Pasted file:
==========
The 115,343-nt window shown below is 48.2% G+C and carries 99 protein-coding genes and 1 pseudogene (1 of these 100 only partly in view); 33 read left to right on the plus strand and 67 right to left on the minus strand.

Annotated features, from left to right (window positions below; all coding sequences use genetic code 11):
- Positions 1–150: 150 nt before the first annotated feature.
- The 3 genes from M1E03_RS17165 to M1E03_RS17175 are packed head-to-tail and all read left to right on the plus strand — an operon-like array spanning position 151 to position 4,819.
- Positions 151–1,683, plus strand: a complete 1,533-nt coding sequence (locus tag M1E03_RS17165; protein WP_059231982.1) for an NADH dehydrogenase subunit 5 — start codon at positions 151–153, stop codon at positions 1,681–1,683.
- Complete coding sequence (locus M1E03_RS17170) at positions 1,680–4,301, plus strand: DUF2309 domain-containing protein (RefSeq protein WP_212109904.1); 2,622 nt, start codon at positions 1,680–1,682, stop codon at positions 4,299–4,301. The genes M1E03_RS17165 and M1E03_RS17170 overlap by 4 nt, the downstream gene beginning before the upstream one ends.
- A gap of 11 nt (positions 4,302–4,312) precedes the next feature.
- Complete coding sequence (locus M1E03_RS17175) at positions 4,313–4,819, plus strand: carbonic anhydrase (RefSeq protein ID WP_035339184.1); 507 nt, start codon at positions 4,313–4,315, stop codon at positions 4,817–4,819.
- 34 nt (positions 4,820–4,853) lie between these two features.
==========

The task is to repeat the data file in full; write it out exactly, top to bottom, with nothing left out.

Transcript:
The 115,343-nt window shown below is 48.2% G+C and carries 99 protein-coding genes and 1 pseudogene (1 of these 100 only partly in view); 33 read left to right on the plus strand and 67 right to left on the minus strand.

Annotated features, from left to right (window positions below; all coding sequences use genetic code 11):
- Positions 1–150: 150 nt before the first annotated feature.
- The 3 genes from M1E03_RS17165 to M1E03_RS17175 are packed head-to-tail and all read left to right on the plus strand — an operon-like array spanning position 151 to position 4,819.
- Positions 151–1,683, plus strand: a complete 1,533-nt coding sequence (locus tag M1E03_RS17165; protein WP_059231982.1) for an NADH dehydrogenase subunit 5 — start codon at positions 151–153, stop codon at positions 1,681–1,683.
- Complete coding sequence (locus M1E03_RS17170) at positions 1,680–4,301, plus strand: DUF2309 domain-containing protein (RefSeq protein WP_212109904.1); 2,622 nt, start codon at positions 1,680–1,682, stop codon at positions 4,299–4,301. The genes M1E03_RS17165 and M1E03_RS17170 overlap by 4 nt, the downstream gene beginning before the upstream one ends.
- A gap of 11 nt (positions 4,302–4,312) precedes the next feature.
- Complete coding sequence (locus M1E03_RS17175) at positions 4,313–4,819, plus strand: carbonic anhydrase (RefSeq protein ID WP_035339184.1); 507 nt, start codon at positions 4,313–4,315, stop codon at positions 4,817–4,819.
- 34 nt (positions 4,820–4,853) lie between these two features.